Budget boosts Homeland funding

President Bush sent Congress a $2.23 trillion budget request for fiscal 2004 today that spells out how he wants to spend money and use technology to build the new Homeland Security Department.

With domestic security a top priority, Bush requested $36.2 billion for the new department, up nearly 10 percent from 2003. The money would help organize the department and provide safeguards against terrorist threats, such as chemical and biological attacks.

Among Bush's priorities: unifying multiple field structures into one regional reporting structure as well as integrating existing border security and interior enforcement functions.

He also called for improving information sharing and counterterrorism cooperation governmentwide.

"Communication and information sharing is essential to preventing another terrorist attack," the budget request said. "The goal is to have modern information technology systems that efficiently and effectively support homeland security missions, enhance productivity, facilitate information sharing and generate budgetary savings."

The homeland security money request included:

* $500 million to assess the nation's critical infrastructure, such as nuclear power plants, and eliminate security gaps.

* $350 million in new money for the research, development and testing of homeland security projects, such as nuclear and bioterrorism detection technologies.

* $373 million for border security and trade initiatives, including technology investments along the border.

* $3.5 billion for the Office of Domestic Preparedness to train and equip first responders.

The budget also included a giant leap in funding for information analysis and infrastructure protection, from $177 million in fiscal 2003 to $823 million for fiscal 2004.

Bush's budget for the new agency continues to build on the infrastructure already established—such as the Advance Passenger Information System and the entry/exit system to track visitors entering the United States. He also asked for an additional $500 million for border and port security.

The fiscal 2004 budget also includes $803 million for science and technology activities—an eight-fold increase in funding over last year's budget. It includes a $12 million increase from $3.5 million for homeland security standards development related to biometric identification, threat detection and high-rise safety.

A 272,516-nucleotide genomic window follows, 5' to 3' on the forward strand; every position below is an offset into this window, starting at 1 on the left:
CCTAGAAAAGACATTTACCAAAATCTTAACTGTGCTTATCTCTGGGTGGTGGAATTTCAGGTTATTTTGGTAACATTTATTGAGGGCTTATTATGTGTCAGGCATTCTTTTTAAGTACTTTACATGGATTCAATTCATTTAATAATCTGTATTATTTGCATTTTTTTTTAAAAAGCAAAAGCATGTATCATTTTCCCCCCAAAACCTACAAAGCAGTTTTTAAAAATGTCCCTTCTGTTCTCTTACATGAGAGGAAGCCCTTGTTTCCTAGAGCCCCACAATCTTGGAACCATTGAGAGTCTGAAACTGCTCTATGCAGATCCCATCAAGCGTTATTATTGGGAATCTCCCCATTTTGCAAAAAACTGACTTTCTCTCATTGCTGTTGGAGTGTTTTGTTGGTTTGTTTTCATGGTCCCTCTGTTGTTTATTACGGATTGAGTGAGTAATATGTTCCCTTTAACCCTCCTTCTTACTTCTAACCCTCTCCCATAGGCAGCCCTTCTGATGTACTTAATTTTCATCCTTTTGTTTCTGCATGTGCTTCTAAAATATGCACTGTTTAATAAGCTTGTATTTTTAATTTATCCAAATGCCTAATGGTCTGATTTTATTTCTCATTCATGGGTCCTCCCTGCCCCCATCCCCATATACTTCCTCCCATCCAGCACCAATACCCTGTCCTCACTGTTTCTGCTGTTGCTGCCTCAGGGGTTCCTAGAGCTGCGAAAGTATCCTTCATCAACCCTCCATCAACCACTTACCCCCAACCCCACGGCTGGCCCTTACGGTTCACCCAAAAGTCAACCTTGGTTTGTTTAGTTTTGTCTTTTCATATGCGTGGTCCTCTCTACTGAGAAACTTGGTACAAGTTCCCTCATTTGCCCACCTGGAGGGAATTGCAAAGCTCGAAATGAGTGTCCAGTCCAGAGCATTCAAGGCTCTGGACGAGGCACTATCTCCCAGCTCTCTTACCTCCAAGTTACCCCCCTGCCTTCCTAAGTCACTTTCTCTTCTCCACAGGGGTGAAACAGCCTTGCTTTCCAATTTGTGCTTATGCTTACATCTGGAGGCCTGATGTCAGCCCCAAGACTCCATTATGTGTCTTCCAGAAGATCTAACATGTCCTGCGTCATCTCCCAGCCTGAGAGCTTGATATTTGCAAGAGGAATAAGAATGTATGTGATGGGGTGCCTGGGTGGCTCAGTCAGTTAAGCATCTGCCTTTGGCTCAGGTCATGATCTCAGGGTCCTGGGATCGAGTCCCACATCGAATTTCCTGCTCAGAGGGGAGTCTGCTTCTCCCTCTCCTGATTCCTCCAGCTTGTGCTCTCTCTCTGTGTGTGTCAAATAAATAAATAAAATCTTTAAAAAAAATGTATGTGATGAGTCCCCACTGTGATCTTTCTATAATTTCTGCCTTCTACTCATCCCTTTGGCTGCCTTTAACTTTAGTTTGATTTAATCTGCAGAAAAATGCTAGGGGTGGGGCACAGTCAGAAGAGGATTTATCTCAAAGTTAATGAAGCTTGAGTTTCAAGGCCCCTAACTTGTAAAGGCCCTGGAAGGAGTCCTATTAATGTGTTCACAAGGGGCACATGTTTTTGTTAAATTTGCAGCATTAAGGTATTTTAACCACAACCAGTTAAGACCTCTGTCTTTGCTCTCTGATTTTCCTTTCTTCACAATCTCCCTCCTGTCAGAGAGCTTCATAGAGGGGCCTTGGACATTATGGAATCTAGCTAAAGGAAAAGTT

"[The Department of Homeland Security] will develop and implement a long-term research and development program that includes investment in revolutionary capabilities with high payoff potential," the budget said.

Nevertheless, the budget plan for research and development came under criticism from representatives of technology groups who said it was not nearly enough money.

"The president's fiscal year 2004 budget request to Congress will include over $59 billion for IT projects in the federal government," said Harris Miller, president of the Information Technology Association of America.

"We encourage the administration to continue to show its technology savvy by requesting the nearly $268 million authorized last year for fiscal year 2003-2004 cybersecurity research and development, and we urge Congress to appropriate the funds this year," Miller said.

One of the big questions for the Homeland Security Department is not how much is being spent, but whether it is being spent in the right places, Office of Management and Budget Director Mitch Daniels Jr. said today.

Information security is a good example. Daniels said he wouldn't be surprised if Secretary Tom Ridge and his advisory group at the department increased the amount of money going to cybersecurity. "It may be a greater relative threat than some of the things we are investing in now," Daniels said.

Diane Frank contributed to this report.

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